(Originally posted at Upside & Motor)
Texas closed its non-conference schedule on Monday with an 11-point win over Rice at home, featuring one of Myles Turner’s best performances to date. The six-foot-11 freshman scored 16 points on seven shots in 22 minutes, hitting both of his three-point attempts in the process.
Turner hasn’t been particularly impressive against high level competition this season, with non-descript performances against California Berkeley and Connecticut, a struggle against Kentucky and an OK outing against Stanford. But his skill-set remains very appealing and he has done just enough to continue being viewed as a lottery-rated prospect over these first two months of the season.
Turner projects as a floor spacing big man at the pro level. He has a smooth shooting stroke and solid mechanics, flexing his elbows comfortably and keeping the off-arm pointed up on the follow through. Turner doesn’t elevate off the ground much but doesn’t need to for a high release point thanks to his six-foot-11 frame and the speed of his release. He has hit eight of his 20 three-point attempts and entered Monday’s game having hit 42.8 percent of his 42 two-point jump-shots, according to Hoop Math.
His other most intriguing skill is his passing. Turner has flashed a very high basketball IQ, doing little things such as swinging the ball quickly when he catches on the perimeter in non-shooting position to make sure the offense keeps moving. He also tends to post up his man to tie up a rim protector when one of Texas’ guards opts not to enter the ball to the post but rather drive towards the basket.
Turner is an excellent asset for high-low action, proving able to assist a teammate below the rim by flashing to the foul line or from the perimeter after popping off a ball-screen. He’s also flashed the ability to pass out of the low post. I don’t feel like Texas is using his passing ability enough but even as is, Turner has assisted on almost 12 percent of Texas’ scores when he has been on the floor, per Basketball Reference. When he is in the lineup, the team plays at a noticeably faster pace.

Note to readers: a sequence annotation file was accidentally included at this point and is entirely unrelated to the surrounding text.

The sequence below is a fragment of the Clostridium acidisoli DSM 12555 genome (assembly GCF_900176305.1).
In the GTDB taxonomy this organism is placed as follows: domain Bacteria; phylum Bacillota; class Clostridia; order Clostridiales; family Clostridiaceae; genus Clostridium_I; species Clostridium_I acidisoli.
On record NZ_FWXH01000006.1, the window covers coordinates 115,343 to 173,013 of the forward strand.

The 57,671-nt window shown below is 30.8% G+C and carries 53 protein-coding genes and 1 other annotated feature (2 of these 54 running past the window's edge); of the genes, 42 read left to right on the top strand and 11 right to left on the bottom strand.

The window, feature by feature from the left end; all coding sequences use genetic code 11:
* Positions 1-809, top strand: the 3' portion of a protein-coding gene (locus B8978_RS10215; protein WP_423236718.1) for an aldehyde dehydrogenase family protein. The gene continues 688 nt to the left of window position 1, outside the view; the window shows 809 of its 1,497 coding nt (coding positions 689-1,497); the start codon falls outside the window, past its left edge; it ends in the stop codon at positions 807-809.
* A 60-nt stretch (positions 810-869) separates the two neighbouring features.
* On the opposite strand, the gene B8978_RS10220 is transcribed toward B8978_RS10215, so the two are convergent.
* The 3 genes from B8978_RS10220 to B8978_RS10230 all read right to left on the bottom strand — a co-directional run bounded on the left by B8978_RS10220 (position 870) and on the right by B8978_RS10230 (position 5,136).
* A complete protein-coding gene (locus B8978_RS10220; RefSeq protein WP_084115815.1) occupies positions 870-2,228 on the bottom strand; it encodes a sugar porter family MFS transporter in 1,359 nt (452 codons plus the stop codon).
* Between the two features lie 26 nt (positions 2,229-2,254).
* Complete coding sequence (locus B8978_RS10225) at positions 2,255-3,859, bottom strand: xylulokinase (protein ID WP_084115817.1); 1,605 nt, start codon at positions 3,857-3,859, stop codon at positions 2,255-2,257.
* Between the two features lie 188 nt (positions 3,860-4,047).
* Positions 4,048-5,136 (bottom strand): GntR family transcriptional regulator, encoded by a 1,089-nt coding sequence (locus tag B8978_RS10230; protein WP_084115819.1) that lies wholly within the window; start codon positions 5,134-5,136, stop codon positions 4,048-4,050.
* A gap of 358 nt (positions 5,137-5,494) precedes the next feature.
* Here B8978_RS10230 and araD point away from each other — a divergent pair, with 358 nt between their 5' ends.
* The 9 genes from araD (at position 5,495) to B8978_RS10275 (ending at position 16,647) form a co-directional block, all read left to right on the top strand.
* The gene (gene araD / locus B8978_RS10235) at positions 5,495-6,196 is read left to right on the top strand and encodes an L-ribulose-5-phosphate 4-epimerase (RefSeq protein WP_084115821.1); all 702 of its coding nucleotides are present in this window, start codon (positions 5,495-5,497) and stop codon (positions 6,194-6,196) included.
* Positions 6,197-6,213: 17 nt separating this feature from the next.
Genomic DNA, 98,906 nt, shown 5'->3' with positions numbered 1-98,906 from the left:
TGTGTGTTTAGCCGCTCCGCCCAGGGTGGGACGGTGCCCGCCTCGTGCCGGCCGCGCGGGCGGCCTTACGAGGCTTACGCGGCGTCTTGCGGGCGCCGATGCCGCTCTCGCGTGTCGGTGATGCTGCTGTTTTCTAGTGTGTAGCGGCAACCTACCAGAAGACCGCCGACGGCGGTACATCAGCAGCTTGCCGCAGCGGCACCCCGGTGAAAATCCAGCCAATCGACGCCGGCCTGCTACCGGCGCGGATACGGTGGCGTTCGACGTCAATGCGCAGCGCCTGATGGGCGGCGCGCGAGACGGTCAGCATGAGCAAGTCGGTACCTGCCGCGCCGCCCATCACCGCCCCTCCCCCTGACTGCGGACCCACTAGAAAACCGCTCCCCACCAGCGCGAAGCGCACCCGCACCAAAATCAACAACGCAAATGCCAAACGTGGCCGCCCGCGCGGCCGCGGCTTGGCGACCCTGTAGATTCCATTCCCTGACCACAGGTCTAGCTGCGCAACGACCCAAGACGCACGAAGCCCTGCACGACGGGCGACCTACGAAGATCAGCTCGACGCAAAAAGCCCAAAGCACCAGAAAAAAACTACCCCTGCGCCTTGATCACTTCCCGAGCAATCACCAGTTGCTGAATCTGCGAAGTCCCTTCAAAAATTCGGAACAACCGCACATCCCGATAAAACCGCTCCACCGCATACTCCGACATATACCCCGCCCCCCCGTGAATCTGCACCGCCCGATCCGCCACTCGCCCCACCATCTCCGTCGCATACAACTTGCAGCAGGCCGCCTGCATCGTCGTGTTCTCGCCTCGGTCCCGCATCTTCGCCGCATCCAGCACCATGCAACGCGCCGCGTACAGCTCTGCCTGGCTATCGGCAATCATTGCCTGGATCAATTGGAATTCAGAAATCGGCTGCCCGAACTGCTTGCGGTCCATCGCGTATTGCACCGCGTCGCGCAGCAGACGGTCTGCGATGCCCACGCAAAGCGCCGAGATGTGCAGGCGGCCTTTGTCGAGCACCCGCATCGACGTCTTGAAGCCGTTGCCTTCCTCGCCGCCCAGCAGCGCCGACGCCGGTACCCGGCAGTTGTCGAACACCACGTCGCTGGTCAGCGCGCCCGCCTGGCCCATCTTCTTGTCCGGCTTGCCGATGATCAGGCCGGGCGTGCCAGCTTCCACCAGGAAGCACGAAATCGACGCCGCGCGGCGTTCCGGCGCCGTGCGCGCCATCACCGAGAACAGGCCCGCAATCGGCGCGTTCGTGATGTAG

Other areas of his offensive game aren’t as developed, though. On the pick-and-roll, Turner is a decent screener who looks to draw contact but can’t dive hard to the front of the rim due to an inability to move fluidly in space. He hasn’t been able to finish strong in traffic or finish through contact.
On the low post, he has struggled establishing deep position against high level competition. Willie Cauley-Stein and Karl Towns, Jr. consistently pushed him off his spot, as Draft Express’ Mike Schimitz detailed in this video. Stefan Nastic also successfully denied him the ball last week. When he has caught it below the foul line, Turner has looked hesitant to create separation by backing opponents down, often opting for quick turnaround hooks or fadeaway jump-shots. He has a lean 240-pound frame in the context of his six-foot-11 height and doesn’t play with much strength, which also makes him unable to push people off the way on the offensive glass.
Although Turner functions well as a floor spacer, he often settles for contested looks in an attempt to get his shot off quickly. His high shooting percentage at the rim (67.7% on 31 shots prior to Monday’s game) is mostly a result of him making a killing against low level opponents. His lack of explosion has held him back against better teams. Although he did get to the foul line fine against California Berkeley, Connecticut, Kentucky and Stanford (15 free throws in four games), Turner was limited to just five two-point baskets in his 82 minutes.
As I mentioned in his offseason profile, Turner looked uncomfortable defending in space in the FIBA Americas U18, so it was expected this was also going to be the case at the college level. Texas has played some zone to maximize the effectiveness of his seven-foot-four wingspan and limit the amount of ground he’s asked to cover. But when they’ve switched to man-to-man, Turner hasn’t looked particularly quick rotating off the weak side to protect the rim, leaving the impression he might be a step too late at the next level.
His 35 blocks are a virtue of his prolificacy blocking shots in individual defense. Turner is a disciplined defender in the post, holding his ground and using his length extremely well to challenge opponents’ finishes.
Turner is very active going after uncontested rebounds, showing decent jumping ability and good instincts tracking the ball off the rim. His long wingspan gives him a big rebounding area as well. But as Mike Schimitz also documented on that video, Turner struggled badly establishing inside position to collect misses against Kentucky’s frontline. He just didn’t look strong enough to fight against that level of athleticism. Turner did much better against Stanford, making sure he boxed out Reid Travis diligently, but that remains a concern with regards to his pro prospects.
Editor’s Note: Rafael Uehara is the managing editor of ‘Basketball Scouting’. More of his work can be found here or at Upside & Motor, where he is a regular contributor. He can be followed on twitter as @rafael_uehara.